EXCLUSIVE! 'American Horror Story': 7 Things You Never Knew About the Freaky Fashion!
By Leanne Aguilera
Admit it — You've been terrified of American Horror Story's tales, but you've lusted over the fashion.
While FX's anthology series has featured dozens of uniquely horrifying characters over the past four years, there is one thing that has always remained consistent in the critically acclaimed one-and-done series: AHS' head costume designer Lou Eyrich.
Eyrich has been the fashion force behind nearly all of Ryan Murphy's iconic series. From Popular toGlee, and Nip/Tuck and the upcoming Scream Queens, Eyrich is a costume savant of the small screen world. In fact, the designer has already won an Emmy and four Costume Designer Guild Awards since 2009. Additioanlly, Eyrich is currently nominated again Outstanding Made for Television Movie or Mini Series for American Horror Story: Freak Show at the 17th Annual CDGA's.
Tonight at 10 p.m. on FX, America Horror Story: Freak Show will take their final bow with a jam-packed finale. To help send this season off in style, we at ETonline had an exclusive chat with Eyrich and sewed together seven things you never knew (but should!) about the fashion of Freak Show.
The season premiere of Freak Show brought fans one of the most iconic moments in American Horror Story's history: Jessica Lange — decked out in a powder-blue suit with matching eyeshadow — performing her version of David Bowie's "Life on Mars." It was soulful, it was over-the-top, and it almost didn’t happen!
Eyrich explained, "Elsa in her blue suit, that was an example where Ryan had wanted one thing and then came to me and said, 'Nope, Lou-Lou we're going to change it up — she's going to sing a Bowie song, and I want our take on that blue suit.'" With only two days to accomplish the task, Eyrich and her team raced all over to find the right mix of vibrant fabric and vintage buttons in New Orleans' limited stores.
"Throwing that together was fast and furious, and literally she was walking up on stage and we were still pulling the needle and threat on it," the designer said with a laugh. "Once it was up on stage with all the other freaks playing in the band, and contortionist leaning form the ropes, and the freaks making the little fake waves back and forth, and her riding in on the rocket — It just came together so magically that I couldn't have been happier."
Before Jyoti Amge — the 24-inch actress who took on the role of Freak Show's smallest woman Ma Petite — arrived in the States, the costume team at AHS had to get creative when designing her itty bitty dresses.
The solution? Eyrich bought a doll that was roughly the same size as Amge and used the toy as their template." It took a while for her work visa to be approved, so we had no body to work with," she said. "I had never met her so we did go buy a doll and learned the dimensions and such, and we had her measurements as well."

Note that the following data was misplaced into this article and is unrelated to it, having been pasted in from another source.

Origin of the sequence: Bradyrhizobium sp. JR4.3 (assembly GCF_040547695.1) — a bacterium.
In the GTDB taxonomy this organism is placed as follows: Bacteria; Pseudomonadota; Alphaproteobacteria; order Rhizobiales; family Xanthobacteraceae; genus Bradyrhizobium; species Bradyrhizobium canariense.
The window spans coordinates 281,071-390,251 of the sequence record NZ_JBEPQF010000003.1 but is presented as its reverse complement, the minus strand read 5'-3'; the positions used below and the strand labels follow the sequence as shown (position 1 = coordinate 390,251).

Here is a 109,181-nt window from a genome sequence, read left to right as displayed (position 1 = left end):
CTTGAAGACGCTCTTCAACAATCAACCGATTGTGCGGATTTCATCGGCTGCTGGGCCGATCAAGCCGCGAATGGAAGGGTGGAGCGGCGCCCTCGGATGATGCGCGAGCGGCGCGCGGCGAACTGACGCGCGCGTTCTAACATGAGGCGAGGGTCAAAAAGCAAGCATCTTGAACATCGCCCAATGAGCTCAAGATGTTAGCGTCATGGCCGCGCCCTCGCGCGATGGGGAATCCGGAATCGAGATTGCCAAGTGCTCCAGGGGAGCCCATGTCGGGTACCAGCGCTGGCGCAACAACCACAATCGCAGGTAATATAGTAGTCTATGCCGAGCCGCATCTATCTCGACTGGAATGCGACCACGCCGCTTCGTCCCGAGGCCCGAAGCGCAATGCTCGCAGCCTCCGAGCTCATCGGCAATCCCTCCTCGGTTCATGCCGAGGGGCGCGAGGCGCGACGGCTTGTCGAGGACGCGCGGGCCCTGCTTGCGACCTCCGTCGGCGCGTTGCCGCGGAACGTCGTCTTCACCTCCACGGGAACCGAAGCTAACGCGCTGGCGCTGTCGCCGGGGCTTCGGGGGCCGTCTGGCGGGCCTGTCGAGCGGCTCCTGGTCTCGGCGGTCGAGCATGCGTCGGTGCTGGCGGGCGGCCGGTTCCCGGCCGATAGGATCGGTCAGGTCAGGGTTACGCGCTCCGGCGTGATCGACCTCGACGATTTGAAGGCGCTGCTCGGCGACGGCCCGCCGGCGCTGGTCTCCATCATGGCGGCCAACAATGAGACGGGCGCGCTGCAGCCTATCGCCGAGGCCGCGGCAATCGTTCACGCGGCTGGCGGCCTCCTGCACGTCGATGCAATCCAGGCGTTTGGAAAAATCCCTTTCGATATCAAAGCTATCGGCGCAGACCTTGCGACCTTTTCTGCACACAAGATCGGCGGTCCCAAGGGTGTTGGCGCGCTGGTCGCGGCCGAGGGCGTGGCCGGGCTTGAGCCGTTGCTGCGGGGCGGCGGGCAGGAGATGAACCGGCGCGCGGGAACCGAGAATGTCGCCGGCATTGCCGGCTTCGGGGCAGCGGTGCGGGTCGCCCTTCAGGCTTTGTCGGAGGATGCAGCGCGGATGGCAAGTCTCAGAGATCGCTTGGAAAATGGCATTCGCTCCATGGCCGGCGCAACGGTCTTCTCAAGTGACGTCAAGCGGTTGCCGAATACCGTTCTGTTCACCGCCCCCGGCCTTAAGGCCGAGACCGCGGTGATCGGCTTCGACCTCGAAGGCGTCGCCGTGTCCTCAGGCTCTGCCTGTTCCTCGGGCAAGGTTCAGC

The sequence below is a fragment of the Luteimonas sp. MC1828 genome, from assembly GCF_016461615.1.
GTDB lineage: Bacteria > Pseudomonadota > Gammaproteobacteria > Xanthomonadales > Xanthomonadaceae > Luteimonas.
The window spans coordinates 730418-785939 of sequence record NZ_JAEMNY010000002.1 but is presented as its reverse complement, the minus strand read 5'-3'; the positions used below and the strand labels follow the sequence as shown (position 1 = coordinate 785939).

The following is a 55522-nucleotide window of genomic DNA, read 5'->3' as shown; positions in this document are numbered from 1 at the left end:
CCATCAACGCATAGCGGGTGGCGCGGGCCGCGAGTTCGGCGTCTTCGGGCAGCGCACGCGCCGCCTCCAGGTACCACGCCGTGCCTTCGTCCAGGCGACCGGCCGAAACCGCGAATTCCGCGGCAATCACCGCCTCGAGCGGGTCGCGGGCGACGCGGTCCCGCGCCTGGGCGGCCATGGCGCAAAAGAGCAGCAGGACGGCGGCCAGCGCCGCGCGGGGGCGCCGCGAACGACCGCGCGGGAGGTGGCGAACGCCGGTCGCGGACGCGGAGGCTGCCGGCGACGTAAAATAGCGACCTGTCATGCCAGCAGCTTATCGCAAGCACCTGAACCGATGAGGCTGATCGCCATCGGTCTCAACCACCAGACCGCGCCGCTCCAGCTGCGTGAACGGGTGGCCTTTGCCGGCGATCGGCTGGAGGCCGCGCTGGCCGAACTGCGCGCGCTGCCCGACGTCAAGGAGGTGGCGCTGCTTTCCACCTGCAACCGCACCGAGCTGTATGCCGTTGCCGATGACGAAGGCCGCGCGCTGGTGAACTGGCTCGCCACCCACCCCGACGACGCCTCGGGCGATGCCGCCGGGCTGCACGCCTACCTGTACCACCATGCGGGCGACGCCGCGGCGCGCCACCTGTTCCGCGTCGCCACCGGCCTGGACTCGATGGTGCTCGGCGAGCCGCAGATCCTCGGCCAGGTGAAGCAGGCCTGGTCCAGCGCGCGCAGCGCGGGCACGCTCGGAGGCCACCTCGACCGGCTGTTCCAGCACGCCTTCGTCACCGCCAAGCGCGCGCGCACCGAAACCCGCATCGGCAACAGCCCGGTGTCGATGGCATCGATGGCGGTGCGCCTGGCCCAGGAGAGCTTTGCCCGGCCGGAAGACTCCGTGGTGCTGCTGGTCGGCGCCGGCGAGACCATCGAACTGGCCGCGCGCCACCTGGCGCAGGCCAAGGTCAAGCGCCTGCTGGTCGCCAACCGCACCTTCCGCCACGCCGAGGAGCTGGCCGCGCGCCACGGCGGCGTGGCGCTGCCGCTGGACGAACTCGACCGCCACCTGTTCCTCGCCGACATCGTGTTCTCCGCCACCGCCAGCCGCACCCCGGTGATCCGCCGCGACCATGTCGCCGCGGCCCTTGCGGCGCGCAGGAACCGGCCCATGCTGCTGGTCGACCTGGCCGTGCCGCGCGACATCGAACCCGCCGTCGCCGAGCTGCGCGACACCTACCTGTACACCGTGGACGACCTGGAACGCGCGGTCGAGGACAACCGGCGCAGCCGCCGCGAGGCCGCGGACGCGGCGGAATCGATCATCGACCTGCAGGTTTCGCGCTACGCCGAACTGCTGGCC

Not only was each of Ma Petite's dresses custom-made, the designer also revealed that her initial look for the character changed after meeting Amge. "I did have a different idea for her and then we decided to play on her ethnicity and it changed a bit," Eyrich said.
Freak Show was a unique season for many reasons, but most importantly, it was the first time the FX series referenced a past anthology tale and re-introduced a character we had already met. When Eyrich discovered that Lily Rabe would be returning as her season two character, Sister Mary Eunice, to take Pepper (Naomi Grossman) to Briarcliff — the asylum we know all too well — the designer almost had a mini heart-attack.
Why? Eyrich had to frantically rustle up Rabe's now-iconic, custom-made wimple that had not been touched, let alone seen, in nearly three years. "Thank god we had it," Eyrich said with relief. "Luckily the people at Fox have an entire archive room and I happened to be in LA that week and I went running in with my fingers crossed saying, 'Please tell me they're still there!'"
"We needed Pepper too," the designer continued. "We had to quickly find her costume as well from Asylum, so luckily that was all there as well including her socks and shoes."
The witchy third season, Coven, is known for its lavish looks and their countless ways of making an all-black outfit look effortlessly chic. In fact, it was largely for these reasons that Eyrich won an Emmy for her work on the magical season. Coming from last year's modern tale to Freak Show's 1950's setting, you'd be surprised to know that many of Coven's costumes were hidden beneath the big top.